Ross gives a tour of the Spring Night Sky, including the constellations Boötes, Leo and Ursa Minor, as well as the visible planets this season. Learn about the planet Saturn, its rings and some tips on finding it for yourself.
It could be the Sahara or Egypt’s Western Desert, but this sand-covered crater is the latest image from Mars.
The picture was taken from US space agency Nasa’s Mars exploration rover, Opportunity, close to where the robotic unit spent the winter analysing soil and air samples. The picture shows the explorer’s deck and solar panels, tracks it had previously made and a crater that was created by an impact billions of years ago.
Opportunity has now spent 3,000 Martian days on Mars (eight and a half Earth years), and Nasa has consistently had a robot there for 15 years. Mars Pathfinder landed on 4 July 1997; Nasa’s Mars Global Surveyor orbiter reached the planet while Pathfinder was still active; and Global Surveyor overlapped the active missions of the Mars Odyssey orbiter and Opportunity. The latter two are both still in service.
Back in 2007, black spots were discovered on Mars that are so dark that nothing inside can be seen. Quite possibly, the spots are entrances to deep underground caves capable of protecting Martian life, were it to exist.
The unusual hole pictured above was found on the slopes of the giant Martian volcano Arsia Mons. The above image was captured three weeks ago by the HiRISE instrument onboard the Mars Reconnaissance Orbiter currently circling Mars.
The holes were originally identified on lower resolution images from the Mars Odyssey spacecraft, The above hole is about the size of a football field and is so deep that it is completely unilluminated by the Sun. Such holes and underground caves might be prime targets for future spacecraft, robots, and even the next generation of human interplanetary explorers.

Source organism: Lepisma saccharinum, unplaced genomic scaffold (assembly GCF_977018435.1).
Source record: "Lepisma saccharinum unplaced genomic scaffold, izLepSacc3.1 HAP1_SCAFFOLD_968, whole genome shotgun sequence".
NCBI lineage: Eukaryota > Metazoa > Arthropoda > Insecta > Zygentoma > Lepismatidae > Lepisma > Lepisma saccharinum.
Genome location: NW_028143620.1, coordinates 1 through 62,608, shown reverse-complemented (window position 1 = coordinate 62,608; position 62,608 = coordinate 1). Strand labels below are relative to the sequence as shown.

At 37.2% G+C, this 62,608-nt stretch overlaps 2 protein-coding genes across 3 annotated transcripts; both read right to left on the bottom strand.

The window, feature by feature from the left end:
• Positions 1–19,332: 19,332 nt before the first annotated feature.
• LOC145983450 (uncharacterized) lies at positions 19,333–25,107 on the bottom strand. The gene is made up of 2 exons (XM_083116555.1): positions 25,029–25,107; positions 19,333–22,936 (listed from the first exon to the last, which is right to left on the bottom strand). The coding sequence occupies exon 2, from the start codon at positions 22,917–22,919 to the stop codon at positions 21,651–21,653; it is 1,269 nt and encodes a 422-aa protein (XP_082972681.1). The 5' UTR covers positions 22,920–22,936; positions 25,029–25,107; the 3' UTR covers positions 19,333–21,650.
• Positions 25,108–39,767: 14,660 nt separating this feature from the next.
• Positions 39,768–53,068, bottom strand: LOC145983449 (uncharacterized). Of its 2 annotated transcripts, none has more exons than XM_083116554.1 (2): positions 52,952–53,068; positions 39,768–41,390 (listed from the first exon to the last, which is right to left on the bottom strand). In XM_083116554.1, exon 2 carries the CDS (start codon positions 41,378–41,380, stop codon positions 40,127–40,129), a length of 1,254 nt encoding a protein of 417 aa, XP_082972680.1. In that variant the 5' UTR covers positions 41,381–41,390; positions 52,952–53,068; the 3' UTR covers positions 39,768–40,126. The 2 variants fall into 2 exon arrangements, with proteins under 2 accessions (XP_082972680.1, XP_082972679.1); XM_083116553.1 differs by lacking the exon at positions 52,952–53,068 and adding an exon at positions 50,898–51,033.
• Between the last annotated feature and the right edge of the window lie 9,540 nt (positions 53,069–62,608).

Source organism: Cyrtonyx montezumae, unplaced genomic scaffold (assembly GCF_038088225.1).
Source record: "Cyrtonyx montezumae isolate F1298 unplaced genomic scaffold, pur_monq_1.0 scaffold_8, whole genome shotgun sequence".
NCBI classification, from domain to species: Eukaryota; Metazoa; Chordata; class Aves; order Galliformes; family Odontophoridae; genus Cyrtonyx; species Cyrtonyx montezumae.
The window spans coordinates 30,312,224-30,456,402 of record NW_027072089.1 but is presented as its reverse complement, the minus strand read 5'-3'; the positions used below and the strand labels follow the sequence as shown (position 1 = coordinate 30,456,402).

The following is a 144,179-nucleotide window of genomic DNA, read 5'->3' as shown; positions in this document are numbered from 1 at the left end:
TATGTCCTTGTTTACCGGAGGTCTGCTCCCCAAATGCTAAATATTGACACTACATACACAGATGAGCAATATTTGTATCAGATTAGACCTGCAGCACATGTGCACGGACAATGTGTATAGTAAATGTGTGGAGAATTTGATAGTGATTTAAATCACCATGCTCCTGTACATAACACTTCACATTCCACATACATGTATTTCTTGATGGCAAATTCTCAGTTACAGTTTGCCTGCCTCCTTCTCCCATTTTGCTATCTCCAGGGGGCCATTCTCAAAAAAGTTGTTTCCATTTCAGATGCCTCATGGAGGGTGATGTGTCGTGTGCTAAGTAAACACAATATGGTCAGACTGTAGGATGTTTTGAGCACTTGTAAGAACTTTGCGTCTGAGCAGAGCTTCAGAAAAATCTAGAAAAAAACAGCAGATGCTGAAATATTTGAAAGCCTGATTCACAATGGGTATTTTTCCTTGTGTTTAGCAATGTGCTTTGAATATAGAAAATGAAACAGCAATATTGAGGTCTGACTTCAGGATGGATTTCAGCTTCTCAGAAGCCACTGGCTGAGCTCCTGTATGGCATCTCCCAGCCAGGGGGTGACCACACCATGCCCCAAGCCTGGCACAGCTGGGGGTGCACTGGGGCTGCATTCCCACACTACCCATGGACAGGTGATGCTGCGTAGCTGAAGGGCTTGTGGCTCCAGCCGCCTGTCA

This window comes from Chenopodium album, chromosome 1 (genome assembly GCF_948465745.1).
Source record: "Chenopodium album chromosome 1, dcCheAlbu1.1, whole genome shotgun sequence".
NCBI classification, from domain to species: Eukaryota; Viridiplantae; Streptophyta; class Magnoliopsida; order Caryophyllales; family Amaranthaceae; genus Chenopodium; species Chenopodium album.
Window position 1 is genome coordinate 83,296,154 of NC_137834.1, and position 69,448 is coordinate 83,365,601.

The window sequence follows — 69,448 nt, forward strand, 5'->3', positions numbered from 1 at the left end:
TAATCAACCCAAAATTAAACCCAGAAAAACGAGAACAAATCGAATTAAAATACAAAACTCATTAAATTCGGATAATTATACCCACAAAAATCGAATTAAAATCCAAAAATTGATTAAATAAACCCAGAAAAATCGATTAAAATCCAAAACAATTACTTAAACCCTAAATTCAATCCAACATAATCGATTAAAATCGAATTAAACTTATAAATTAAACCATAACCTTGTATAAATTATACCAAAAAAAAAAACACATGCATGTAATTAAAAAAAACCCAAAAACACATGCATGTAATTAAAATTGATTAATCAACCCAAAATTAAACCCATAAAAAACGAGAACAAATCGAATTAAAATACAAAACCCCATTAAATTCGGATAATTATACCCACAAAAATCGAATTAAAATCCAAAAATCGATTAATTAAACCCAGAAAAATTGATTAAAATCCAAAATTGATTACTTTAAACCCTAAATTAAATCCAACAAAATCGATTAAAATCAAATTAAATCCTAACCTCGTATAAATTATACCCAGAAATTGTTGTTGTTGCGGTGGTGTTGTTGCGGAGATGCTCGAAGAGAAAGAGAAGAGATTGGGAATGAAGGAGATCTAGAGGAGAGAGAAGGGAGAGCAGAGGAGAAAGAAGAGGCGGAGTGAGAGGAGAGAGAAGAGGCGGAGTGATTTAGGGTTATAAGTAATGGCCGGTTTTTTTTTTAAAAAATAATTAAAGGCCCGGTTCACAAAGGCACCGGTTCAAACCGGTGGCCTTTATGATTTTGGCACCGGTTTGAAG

Titan’s golden, smog-like atmosphere and complex layered hazes appear to Cassini as a luminous ring around the planet-sized moon. The world beneath that haze has become slightly less mysterious under the gaze of Cassini and its Huygens probe, but many new discoveries await.
Credit:NASA/JPL/Space Science Institute
Enceladus: A Tectonic Feast
The Cassini spacecraft has been studying Saturn and its moons since it entered orbit in 2004. This image, taken on Oct. 5, 2008, is a stunning mosaic of the geologically active Enceladus after a Cassini flyby.
Credit: NASA, ESA and E. Karkoschka (University of Arizona)
Saturn is ready for her close-up. This image, taken by the Hubble Space telescope in 2004, offers a stunning view of the planet’s rings. Saturn boasts 9 continuous main rings as well as three fragmentary arcs; they’re made mostly of ice with some dust and rock mixed in. In this image, the main body of the planet casts a dark shadow on the rings.
THEY look dark, but mysterious expanses on Mars are mainly made of glass forged in past volcanoes.
The dark regions make up more than 10 million square kilometres of the Martian northern lowlands, but their composition wasn’t clear. Past spectral measurements indicated that they are unlike dark regions found elsewhere on the Red Planet, which consist mainly of basalt.
Briony Horgan and Jim Bell of Arizona State University in Tempe analysed near-infrared spectra of the regions, gathered by the Mars Express orbiter. They found absorption bands characteristic of the iron in volcanic glass, a shiny substance similar to obsidian that forms when magma cools too fast for its minerals to crystallise (Geology, DOI: 10.1130/G32755.1).
The glass likely takes the form of sand-sized grains, as it does in glass-rich fields in Iceland. The spectra suggest the grains are coated with silica-rich “rinds”.
On Earth, such rinds coat volcanic glass weathered by water. How the glassy grains formed on Mars is unknown, but Horgan says magma from Martian volcanoes interacting with water ice and snow is a possibility. That would make these regions (pictured right) potential hotspots for alien life because they would have held chemical-rich water - a key ingredient for life.